Nebraska vs. Michigan: 4 Halftime Adjustments the Cornhuskers Must Make to Win

Adam HirshfieldFeatured ColumnistNovember 19, 2011

ANN ARBOR, MI - NOVEMBER 19:  Brandon Kinnie #84 of the Nebraska Cornhuskers celebrates a first quarter touchdown with Jamal Turner #10 of the Nebraska Cornhuskers while playing the Michigan Wolverines at Michigan Stadium on November 19, 2011 in Ann Arbor, Michigan. (Photo by Gregory Shamus/Getty Images)
Gregory Shamus/Getty Images

It’s the start of a brand new Big Ten rivalry as the 16th-ranked Nebraska Cornhuskers travel to the Big House to face new Legends Division foes, the No. 18 Michigan Wolverines.

At 8-2 (4-2 in the Big Ten), coming off a dramatic win last week over an emotional Penn State squad and looking ahead to a matchup next week with Iowa, coach Bo Pelini has the Huskers on the verge of a New Year’s Day bowl berth. If they can handle the often hit-or-miss Wolverines, that is.

After two hard-fought quarters, here are five things Nebraska must do to stay in the game against Michigan:


1. Stop the Michigan Running Game

This could be Nos. 1, 2 and 3. 

Mixing things up between running quarterback Denard Robinson and tailback Fitz Toussaint, Michigan has moved the ball on the ground almost at will so far against the Huskers defense.

2. Force Denard Robinson Into Obvious Throwing Situations

ESPN’s Chris Spielman said after a horrific Denard Robinson first-quarter pass into double coverage that the Michigan quarterback “is not afraid to make a tough throw.”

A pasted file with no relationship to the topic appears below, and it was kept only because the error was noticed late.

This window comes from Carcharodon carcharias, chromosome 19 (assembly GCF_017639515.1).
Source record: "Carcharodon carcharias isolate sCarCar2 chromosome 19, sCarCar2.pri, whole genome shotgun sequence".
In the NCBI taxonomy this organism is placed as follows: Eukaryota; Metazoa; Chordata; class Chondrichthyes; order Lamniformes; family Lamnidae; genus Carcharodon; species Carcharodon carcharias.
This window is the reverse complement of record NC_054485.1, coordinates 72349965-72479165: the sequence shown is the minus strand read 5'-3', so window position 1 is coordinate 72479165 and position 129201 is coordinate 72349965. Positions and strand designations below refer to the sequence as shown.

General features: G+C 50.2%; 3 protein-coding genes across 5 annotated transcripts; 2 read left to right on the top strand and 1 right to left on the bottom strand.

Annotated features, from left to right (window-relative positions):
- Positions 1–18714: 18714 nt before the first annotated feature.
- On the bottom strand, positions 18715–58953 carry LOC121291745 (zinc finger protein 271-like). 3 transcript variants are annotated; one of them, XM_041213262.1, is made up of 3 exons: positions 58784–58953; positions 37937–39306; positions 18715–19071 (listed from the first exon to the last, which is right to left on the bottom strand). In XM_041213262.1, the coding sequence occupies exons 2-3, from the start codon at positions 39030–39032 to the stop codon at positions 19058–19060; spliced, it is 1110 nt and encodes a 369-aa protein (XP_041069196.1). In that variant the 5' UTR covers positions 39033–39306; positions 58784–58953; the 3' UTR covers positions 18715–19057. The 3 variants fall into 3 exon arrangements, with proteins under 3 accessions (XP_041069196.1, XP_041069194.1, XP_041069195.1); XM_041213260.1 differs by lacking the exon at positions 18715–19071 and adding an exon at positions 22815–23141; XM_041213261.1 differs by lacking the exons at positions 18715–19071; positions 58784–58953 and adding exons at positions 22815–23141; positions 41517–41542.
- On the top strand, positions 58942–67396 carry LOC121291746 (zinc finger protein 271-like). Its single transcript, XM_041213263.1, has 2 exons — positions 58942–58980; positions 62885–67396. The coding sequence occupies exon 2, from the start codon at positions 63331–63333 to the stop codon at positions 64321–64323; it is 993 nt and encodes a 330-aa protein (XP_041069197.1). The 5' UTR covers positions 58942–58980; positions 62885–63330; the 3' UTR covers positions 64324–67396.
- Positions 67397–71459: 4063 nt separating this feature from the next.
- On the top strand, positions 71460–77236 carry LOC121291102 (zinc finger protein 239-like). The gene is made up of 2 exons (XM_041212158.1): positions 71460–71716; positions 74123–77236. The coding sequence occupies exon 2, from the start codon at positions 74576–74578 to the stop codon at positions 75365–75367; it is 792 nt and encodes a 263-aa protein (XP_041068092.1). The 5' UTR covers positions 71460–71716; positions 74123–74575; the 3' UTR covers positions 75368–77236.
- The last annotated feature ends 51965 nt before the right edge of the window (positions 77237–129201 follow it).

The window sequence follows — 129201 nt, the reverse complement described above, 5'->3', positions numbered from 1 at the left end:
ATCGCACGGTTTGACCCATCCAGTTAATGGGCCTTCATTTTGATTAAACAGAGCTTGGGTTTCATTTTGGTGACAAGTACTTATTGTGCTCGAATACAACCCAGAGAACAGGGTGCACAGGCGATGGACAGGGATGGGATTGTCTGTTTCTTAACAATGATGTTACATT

That’s one way to put it.

Another is that he throws idiotically dangerous passes on occasion.

By bottling up the Blue rushing attack and forcing Denard (or perhaps backup Devin Gardner) into clear passing downs, interceptions and other mistakes are very possibly on the horizon.

3. Mix it Up on Offense

Michigan defense has played fairly well against its weaker foes, but, not surprisingly, it’s also shown that it can be confused by better offenses. 

Between quarterback Taylor Martinez and Rex Burkhead, the Huskers have two excellent options on the ground. By getting some success rushing, they’ll force the Michigan defense to stack the box against the run and make them susceptible to play-action fakes.


Martinez throws a 54-yard touchdown pass to Brandon Kinnie.

They’ll need to keep the Michigan defense honest. And having some success through the air—mostly on short passes, like crossing routes and screens, but occasionally deep—should continue to open things up for Martinez and the Huskers.

4. Possess the Ball

Michigan has absolutely dominated the time of possession through the first half, yet the game is still close through two quarters.

This obviously goes back to Nebraska being able to move the ball on offense, particularly on the ground, but Denard Robinson and the Wolverines offense can't score when it's sitting on the sidelines. And the more they can keep them there, the more likely the Huskers are to hang with Michigan on the scoreboard.